The 2023 G7 Summit is an opportunity to mobilize international pressure on the Japanese government to stop financing fossil fuels and promoting false solutions.
The more actions we can organize, the more pressure we can build on Japan. Here are ways to get involved and be part of the growing climate movement, wherever in the world you may be.
👉 If you’ve only got 10 seconds: Retweet, Share, Repost!
👉 If you’ve got an extra minute: Sign and share the petition
More things that you can do
If you and your climate collective can take action on the Global Week of Action on May 12 – 19:
- Wondering what to do during your mobilization?
- Make sure you document your action using this guide.
- Spread the word about the petition using this Share Pack.
If you want to learn more about climate justice organizing and campaigning:
- Visit the 350 Trainings Website.
- The Climate Resistance Handbook lays out the steps of how groups build a campaign.
- Committed and want to grow the climate movement locally? You can join or start a 350 local group by booking a call with [email protected]!
Frequently Asked Questions
Some climate groups are organizing actions outside Japanese embassies and consulates. Planning is underway to organize roughly 10 actions across Asia, Australia, Europe, and the US. The more actions we can organize, the more pressure we can build on Japan.
You can register your action here.
The calls also aim to get us all connected not only to come up with creative solidarity actions together but also to figure out a way to sustain our climate demands post G7, arching towards other global and regional moments.
We need to continuously organize and campaign to end the era of fossil fuels and power up climate solutions everywhere – and so sustaining our relationships with fellow climate activists is key.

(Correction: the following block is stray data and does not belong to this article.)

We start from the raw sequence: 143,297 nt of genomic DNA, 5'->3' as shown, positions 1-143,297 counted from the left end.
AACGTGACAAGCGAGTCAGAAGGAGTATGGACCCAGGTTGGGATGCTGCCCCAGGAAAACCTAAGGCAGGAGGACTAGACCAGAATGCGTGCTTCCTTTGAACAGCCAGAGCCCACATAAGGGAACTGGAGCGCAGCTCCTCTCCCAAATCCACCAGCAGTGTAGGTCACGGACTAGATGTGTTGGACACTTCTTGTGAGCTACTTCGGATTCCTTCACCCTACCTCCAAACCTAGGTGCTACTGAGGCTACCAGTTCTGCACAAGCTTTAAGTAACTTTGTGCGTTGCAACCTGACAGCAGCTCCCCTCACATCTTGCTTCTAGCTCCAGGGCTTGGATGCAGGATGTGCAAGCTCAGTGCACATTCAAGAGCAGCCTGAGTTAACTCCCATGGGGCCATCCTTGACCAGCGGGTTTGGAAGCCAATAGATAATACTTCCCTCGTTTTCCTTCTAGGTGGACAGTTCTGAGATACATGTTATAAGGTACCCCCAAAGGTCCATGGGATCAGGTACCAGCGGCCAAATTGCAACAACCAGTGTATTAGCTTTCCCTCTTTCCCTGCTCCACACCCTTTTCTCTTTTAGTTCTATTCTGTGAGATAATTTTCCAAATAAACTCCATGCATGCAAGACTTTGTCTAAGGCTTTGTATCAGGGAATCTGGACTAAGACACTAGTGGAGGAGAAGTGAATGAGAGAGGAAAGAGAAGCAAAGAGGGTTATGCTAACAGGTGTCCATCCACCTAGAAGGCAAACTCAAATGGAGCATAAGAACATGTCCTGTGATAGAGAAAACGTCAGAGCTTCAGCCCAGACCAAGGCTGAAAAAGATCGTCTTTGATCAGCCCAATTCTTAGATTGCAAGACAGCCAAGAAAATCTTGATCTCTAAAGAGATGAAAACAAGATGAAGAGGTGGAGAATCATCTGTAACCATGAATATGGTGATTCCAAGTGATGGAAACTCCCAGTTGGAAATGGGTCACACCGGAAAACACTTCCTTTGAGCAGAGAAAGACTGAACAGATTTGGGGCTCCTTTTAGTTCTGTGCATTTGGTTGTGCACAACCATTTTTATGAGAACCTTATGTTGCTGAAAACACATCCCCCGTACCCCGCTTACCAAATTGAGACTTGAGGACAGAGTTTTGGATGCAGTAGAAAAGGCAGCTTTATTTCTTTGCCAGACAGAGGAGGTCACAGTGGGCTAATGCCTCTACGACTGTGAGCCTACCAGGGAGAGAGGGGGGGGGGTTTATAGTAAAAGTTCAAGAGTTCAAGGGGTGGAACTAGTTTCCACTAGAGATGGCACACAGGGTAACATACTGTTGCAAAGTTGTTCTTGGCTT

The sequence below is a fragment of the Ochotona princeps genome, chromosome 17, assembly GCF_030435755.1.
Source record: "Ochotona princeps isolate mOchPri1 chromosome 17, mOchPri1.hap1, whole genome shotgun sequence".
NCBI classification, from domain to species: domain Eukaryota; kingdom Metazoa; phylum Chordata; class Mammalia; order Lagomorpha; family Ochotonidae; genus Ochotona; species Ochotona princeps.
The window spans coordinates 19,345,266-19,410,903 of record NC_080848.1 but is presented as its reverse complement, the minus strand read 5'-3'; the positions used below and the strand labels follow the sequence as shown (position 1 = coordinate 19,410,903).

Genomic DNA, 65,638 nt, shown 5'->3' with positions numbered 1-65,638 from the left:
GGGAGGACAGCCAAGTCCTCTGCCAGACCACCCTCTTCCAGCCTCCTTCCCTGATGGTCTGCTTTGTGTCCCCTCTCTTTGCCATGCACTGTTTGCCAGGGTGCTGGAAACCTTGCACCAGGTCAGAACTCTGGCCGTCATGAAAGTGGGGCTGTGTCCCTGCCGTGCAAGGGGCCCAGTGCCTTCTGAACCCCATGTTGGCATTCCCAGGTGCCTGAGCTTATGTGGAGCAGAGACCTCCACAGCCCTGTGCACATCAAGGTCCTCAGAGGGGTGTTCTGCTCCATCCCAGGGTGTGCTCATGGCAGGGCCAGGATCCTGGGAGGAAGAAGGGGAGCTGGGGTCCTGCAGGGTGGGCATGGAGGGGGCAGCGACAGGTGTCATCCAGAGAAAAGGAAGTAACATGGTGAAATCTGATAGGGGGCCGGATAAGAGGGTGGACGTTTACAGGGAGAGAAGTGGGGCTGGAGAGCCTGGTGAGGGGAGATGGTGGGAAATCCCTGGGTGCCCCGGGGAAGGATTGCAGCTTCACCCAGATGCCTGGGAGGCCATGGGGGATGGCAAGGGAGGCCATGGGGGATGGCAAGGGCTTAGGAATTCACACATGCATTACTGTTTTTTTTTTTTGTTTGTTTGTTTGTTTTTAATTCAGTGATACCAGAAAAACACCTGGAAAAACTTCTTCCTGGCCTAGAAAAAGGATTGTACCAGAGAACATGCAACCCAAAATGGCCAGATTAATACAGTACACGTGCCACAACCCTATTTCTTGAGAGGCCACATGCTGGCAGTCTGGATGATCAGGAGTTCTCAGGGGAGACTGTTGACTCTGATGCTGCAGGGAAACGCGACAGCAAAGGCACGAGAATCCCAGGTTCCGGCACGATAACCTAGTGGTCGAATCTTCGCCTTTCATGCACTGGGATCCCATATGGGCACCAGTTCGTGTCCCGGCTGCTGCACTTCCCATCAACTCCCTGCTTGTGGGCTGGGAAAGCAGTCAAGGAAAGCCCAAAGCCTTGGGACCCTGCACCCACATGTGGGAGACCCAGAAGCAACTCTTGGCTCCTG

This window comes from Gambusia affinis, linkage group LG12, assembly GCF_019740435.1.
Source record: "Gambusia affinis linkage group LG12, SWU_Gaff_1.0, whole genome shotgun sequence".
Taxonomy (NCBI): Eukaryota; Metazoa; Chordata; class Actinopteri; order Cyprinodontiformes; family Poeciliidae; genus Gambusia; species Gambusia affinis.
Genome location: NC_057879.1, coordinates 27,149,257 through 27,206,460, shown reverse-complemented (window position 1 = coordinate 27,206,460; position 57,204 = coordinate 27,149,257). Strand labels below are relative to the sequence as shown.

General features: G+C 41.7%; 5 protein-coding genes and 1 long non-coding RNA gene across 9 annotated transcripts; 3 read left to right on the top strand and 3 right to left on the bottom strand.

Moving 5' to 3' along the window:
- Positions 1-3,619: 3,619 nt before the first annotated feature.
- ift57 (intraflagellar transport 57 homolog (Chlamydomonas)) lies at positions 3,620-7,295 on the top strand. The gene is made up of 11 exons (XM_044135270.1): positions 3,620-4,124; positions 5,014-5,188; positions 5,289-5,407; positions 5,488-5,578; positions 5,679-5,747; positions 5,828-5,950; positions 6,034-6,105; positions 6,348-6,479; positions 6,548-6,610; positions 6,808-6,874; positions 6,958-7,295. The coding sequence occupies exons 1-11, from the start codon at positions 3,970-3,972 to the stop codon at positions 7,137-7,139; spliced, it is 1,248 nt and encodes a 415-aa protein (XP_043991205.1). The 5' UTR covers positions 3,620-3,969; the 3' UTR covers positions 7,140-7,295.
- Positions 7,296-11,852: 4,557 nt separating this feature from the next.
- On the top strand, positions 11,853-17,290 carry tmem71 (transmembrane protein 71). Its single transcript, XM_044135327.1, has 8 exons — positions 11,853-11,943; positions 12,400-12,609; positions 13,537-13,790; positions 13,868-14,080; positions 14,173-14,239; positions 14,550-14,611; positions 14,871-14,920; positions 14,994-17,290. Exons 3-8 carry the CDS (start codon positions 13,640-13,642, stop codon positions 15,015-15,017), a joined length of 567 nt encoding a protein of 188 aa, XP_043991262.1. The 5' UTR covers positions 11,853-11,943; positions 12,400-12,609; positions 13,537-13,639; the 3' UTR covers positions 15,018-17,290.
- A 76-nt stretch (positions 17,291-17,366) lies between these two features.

Participants here will be invited to a second call. If you have creative mobilization plans already, you will be given an opportunity to share them to inspire other people in the call – especially those who are new to organizing, who come from smaller climate collectives or who represent community-based groups outside Japan – to take action with us. The goal for the second call is to create a map of actions so we can collectively demonstrate our power and possibly share resources to support each other’s work.
We are also planning a third call before May ends for all action-takers, where we will reflect together on what happened and think about ways to sustain our demands. We will encourage new call participants to join or start local volunteer groups in their area, support more collaborative cross-country campaigns, learn more about climate through training and mentorship opportunities that we’ll share and figure out a way to keep supporting each other in this work.
In 2022, the G7 agreed to fully or predominantly decarbonize by 2035, with coal phase-out by 2030 and ICE phase-out by 2035. However, Japan does not want to give up fossil fuels and is determined to export outdated fossil technologies, rebranding them, to those “less developed” Asian countries in the name of development.
The G7 cannot afford to backslide on items already agreed upon in 2022, and Japan’s attempt to block a clear timeline for coal phase-out and push false solutions like fossil-based ammonia and hydrogen technologies, risk running the G7 over the cliff of climate catastrophe.
As this year’s president, Japan has the opportunity to demonstrate its leadership in raising ambition among G7 and Asian countries in 2023. This means an end to Japanese financing of fossil fuels in Asia and worldwide.